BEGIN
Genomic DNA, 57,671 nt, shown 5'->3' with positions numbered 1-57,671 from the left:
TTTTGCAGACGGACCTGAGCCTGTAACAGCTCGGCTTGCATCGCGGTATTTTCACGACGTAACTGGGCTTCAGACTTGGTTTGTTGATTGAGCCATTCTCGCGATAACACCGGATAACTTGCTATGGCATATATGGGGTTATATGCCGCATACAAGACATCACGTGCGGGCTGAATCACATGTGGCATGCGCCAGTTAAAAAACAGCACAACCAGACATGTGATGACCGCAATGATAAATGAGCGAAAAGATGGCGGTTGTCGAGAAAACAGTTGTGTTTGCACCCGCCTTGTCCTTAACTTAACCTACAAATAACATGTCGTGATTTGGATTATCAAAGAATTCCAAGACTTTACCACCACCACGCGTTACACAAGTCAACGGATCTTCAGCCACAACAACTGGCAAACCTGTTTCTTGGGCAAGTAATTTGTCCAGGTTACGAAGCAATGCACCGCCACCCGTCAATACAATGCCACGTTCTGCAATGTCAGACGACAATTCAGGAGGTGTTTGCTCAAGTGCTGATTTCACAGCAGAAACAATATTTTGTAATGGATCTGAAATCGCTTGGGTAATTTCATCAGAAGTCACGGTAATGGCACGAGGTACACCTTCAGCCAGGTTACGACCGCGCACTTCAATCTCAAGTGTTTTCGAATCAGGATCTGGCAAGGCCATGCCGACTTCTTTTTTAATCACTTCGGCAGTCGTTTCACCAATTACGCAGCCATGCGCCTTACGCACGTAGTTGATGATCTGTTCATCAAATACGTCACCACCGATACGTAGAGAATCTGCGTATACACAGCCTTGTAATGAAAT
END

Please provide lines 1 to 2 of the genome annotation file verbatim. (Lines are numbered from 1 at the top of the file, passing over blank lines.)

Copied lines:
Genomic DNA, 57,671 nt, shown 5'->3' with positions numbered 1-57,671 from the left:
TTTTGCAGACGGACCTGAGCCTGTAACAGCTCGGCTTGCATCGCGGTATTTTCACGACGTAACTGGGCTTCAGACTTGGTTTGTTGATTGAGCCATTCTCGCGATAACACCGGATAACTTGCTATGGCATATATGGGGTTATATGCCGCATACAAGACATCACGTGCGGGCTGAATCACATGTGGCATGCGCCAGTTAAAAAACAGCACAACCAGACATGTGATGACCGCAATGATAAATGAGCGAAAAGATGGCGGTTGTCGAGAAAACAGTTGTGTTTGCACCCGCCTTGTCCTTAACTTAACCTACAAATAACATGTCGTGATTTGGATTATCAAAGAATTCCAAGACTTTACCACCACCACGCGTTACACAAGTCAACGGATCTTCAGCCACAACAACTGGCAAACCTGTTTCTTGGGCAAGTAATTTGTCCAGGTTACGAAGCAATGCACCGCCACCCGTCAATACAATGCCACGTTCTGCAATGTCAGACGACAATTCAGGAGGTGTTTGCTCAAGTGCTGATTTCACAGCAGAAACAATATTTTGTAATGGATCTGAAATCGCTTGGGTAATTTCATCAGAAGTCACGGTAATGGCACGAGGTACACCTTCAGCCAGGTTACGACCGCGCACTTCAATCTCAAGTGTTTTCGAATCAGGATCTGGCAAGGCCATGCCGACTTCTTTTTTAATCACTTCGGCAGTCGTTTCACCAATTACGCAGCCATGCGCCTTACGCACGTAGTTGATGATCTGTTCATCAAATACGTCACCACCGATACGTAGAGAATCTGCGTATACACAGCCTTGTAATGAAAT